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Nāʾīn

(596 words)

Author(s): Bosworth, C. Edmund | updated by, ¨ | Ruggles, D. Fairchild
Nāʾīn (Nāyin) is a small town (lat. N 32°52′ long. E 53°05′, elev. 1,408 metres) on the southwestern edge of the Great Desert of central Iran, on the road connecting Yazd with Isfahan and Qum. The town, known for its large citadel and its congregational mosque, seems to have had a pre-Islamic history, but nothing is known of it. The mediaeval Islamic geographers place it in the sardsīr (cooler upland regions) and describe it as located administratively within Fārs but as dependent on either Yazd or Isfahan. According to Mustawfī (69, trans. 77), its citadel, wh…
Date: 2021-07-19

Nafīsa, al-Sayyida

(1,044 words)

Author(s): Ruggles, D. Fairchild
Al-Sayyida Nafīsa (d. Ramaḍān 208/January 824) was a pious and learned woman who became venerated in Cairo as one of its most celebrated saints. She was the daughter of al-Ḥasan b. Zayd b. al-Ḥasan b. ʿAlī b. ʿAbī Ṭālib (d. 167/783), the governor of Medina and a ḥadīth transmitter, and thus directly descended from the prophet Muḥammad. That she lived in prominent Shīʿī circles is evident from her marriage to Abū Muḥammad Isḥāq al-Muʾtamin, son of the famed Shīʿī Imām and ḥadīth transmitter Jaʿfar al-Ṣādiq (d. 148/765), and a ḥadīth transmitter himself. Moving from Medina to al-Fusṭā…
Date: 2021-07-19

Badr al-Dīn Luʾluʾ

(765 words)

Author(s): Hirschler, Konrad | Ruggles, D. Fairchild
Al-Malik al-Raḥīm Badr al-Dīn Abū l-Faḍāʾil Luʾluʾ (d. 657/1259) was a military slave (mamlūk) and freedman (mawlā) of the last Zangids of Mosul; he ruled this principality towards the end of his career. Similar to the Begtigīnids in Ḥarrān and Irbil, Luʾluʾ took advantage of the disintegration of the Zangid realms in al-Jazīra to found a short-lived dynasty. He was most likely of Armenian origin. (Previous authors have assumed, most likely on the basis of his name Luʾluʾ (“pearl”), that he was of sub-Saharan origin; e.g., Cahen.) Luʾluʾ’s rise to power followed the pattern typica…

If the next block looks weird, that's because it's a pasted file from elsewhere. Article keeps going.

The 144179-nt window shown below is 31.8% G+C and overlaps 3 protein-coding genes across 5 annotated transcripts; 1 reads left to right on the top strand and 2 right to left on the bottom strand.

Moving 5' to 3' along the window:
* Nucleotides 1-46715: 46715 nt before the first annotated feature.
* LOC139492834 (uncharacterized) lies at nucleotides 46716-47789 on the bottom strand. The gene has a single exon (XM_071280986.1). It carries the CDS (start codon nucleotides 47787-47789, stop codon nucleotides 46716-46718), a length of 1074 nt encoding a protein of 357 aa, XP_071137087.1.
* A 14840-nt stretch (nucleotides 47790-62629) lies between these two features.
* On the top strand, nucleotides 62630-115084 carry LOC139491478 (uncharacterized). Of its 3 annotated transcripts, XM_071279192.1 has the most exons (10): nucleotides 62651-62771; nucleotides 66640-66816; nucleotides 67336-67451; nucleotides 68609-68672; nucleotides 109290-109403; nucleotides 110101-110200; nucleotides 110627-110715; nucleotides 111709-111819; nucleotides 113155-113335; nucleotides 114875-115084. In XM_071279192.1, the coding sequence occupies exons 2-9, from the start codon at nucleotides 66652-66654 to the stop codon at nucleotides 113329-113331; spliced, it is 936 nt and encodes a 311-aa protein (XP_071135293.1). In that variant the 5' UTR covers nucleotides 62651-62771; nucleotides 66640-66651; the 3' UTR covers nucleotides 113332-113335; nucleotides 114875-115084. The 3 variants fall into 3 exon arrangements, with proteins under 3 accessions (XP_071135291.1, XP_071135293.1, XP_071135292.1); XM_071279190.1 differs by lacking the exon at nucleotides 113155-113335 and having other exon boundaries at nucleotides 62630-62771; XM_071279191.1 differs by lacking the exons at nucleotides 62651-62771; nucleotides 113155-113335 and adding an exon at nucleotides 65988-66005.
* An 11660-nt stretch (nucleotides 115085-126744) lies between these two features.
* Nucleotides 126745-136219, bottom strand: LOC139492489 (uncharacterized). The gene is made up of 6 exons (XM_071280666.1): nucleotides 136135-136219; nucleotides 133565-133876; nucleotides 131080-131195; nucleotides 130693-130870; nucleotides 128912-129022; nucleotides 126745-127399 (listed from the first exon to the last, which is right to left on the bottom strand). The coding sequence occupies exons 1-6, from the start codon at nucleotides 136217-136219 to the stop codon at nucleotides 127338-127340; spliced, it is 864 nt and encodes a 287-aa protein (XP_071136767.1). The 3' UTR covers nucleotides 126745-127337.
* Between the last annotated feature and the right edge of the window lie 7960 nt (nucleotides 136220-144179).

Date: 2021-07-19

Cemeteries and funerary architecture

(4,668 words)

Author(s): Ruggles, D. Fairchild
Cemeteries vary widely across the Islamic world, from simple open-air burial areas to large imperial funerary complexes containing graves marked with simple headstones and free-standing domed tombs. Although Prophetic ḥadīths strongly discouraged the building of tombs and the visiting of graves, the practice was not expressly forbidden, and thus, from the earliest centuries of Islam, cemeteries and commemorative monuments proliferated amongst both Sunnī and Shīʿī Muslims. Early cemeteries were typically located outside the…
Date: 2021-07-19

Cyprus art and architecture

(1,564 words)

Author(s): Ruggles, D. Fairchild
The complex history of the art and architecture of Cyprus rests largely on its position in the eastern Mediterranean, where the island was a launching point for the waves of Crusaders seeking to conquer the Islamic cities of the Levant and Egypt in the sixth/twelfth and seventh/thirteenth centuries. Cyprus itself had an eclectic array of architectural styles, while serving also as an intermediary for the exchange of architectural elements amongst Muslim, Catholic, and Byzantine patrons. Cyprus’s major city was the southeastern port of Famagusta, with grand Gothic cathe…
Date: 2021-07-19